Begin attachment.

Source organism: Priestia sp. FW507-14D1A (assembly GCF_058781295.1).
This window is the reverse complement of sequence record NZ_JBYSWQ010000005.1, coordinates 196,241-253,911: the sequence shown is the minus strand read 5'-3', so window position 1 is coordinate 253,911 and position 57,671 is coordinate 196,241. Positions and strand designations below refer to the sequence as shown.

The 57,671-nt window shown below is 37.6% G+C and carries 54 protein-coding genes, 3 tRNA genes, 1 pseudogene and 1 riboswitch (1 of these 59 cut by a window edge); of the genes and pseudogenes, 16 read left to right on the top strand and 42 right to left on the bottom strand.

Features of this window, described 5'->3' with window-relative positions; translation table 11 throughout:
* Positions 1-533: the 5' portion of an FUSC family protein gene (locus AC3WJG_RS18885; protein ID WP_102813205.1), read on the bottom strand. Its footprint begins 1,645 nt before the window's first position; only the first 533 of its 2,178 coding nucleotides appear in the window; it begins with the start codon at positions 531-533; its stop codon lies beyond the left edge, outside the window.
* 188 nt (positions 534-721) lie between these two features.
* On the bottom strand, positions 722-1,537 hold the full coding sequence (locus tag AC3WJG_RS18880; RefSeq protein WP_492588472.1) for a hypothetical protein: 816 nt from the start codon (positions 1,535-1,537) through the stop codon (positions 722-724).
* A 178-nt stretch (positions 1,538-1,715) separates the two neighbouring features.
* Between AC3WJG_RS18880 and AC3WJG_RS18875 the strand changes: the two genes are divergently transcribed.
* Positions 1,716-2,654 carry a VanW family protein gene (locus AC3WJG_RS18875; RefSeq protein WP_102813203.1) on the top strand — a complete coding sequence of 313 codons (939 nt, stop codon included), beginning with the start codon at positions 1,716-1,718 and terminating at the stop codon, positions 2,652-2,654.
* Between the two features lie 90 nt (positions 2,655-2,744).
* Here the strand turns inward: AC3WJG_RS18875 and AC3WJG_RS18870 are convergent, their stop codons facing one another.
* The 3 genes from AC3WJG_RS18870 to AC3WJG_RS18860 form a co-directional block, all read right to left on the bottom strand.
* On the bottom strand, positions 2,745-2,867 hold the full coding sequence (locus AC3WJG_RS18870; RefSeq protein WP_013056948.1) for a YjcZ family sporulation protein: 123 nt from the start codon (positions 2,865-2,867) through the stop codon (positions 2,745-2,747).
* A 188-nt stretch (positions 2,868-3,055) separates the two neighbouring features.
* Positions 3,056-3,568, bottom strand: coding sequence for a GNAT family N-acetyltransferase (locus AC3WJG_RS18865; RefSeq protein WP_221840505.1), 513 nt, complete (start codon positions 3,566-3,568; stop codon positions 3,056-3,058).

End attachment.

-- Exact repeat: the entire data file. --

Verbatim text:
Source organism: Priestia sp. FW507-14D1A (assembly GCF_058781295.1).
This window is the reverse complement of sequence record NZ_JBYSWQ010000005.1, coordinates 196,241-253,911: the sequence shown is the minus strand read 5'-3', so window position 1 is coordinate 253,911 and position 57,671 is coordinate 196,241. Positions and strand designations below refer to the sequence as shown.

The 57,671-nt window shown below is 37.6% G+C and carries 54 protein-coding genes, 3 tRNA genes, 1 pseudogene and 1 riboswitch (1 of these 59 cut by a window edge); of the genes and pseudogenes, 16 read left to right on the top strand and 42 right to left on the bottom strand.

Features of this window, described 5'->3' with window-relative positions; translation table 11 throughout:
* Positions 1-533: the 5' portion of an FUSC family protein gene (locus AC3WJG_RS18885; protein ID WP_102813205.1), read on the bottom strand. Its footprint begins 1,645 nt before the window's first position; only the first 533 of its 2,178 coding nucleotides appear in the window; it begins with the start codon at positions 531-533; its stop codon lies beyond the left edge, outside the window.
* 188 nt (positions 534-721) lie between these two features.
* On the bottom strand, positions 722-1,537 hold the full coding sequence (locus tag AC3WJG_RS18880; RefSeq protein WP_492588472.1) for a hypothetical protein: 816 nt from the start codon (positions 1,535-1,537) through the stop codon (positions 722-724).
* A 178-nt stretch (positions 1,538-1,715) separates the two neighbouring features.
* Between AC3WJG_RS18880 and AC3WJG_RS18875 the strand changes: the two genes are divergently transcribed.
* Positions 1,716-2,654 carry a VanW family protein gene (locus AC3WJG_RS18875; RefSeq protein WP_102813203.1) on the top strand — a complete coding sequence of 313 codons (939 nt, stop codon included), beginning with the start codon at positions 1,716-1,718 and terminating at the stop codon, positions 2,652-2,654.
* Between the two features lie 90 nt (positions 2,655-2,744).
* Here the strand turns inward: AC3WJG_RS18875 and AC3WJG_RS18870 are convergent, their stop codons facing one another.
* The 3 genes from AC3WJG_RS18870 to AC3WJG_RS18860 form a co-directional block, all read right to left on the bottom strand.
* On the bottom strand, positions 2,745-2,867 hold the full coding sequence (locus AC3WJG_RS18870; RefSeq protein WP_013056948.1) for a YjcZ family sporulation protein: 123 nt from the start codon (positions 2,865-2,867) through the stop codon (positions 2,745-2,747).
* A 188-nt stretch (positions 2,868-3,055) separates the two neighbouring features.
* Positions 3,056-3,568, bottom strand: coding sequence for a GNAT family N-acetyltransferase (locus AC3WJG_RS18865; RefSeq protein WP_221840505.1), 513 nt, complete (start codon positions 3,566-3,568; stop codon positions 3,056-3,058).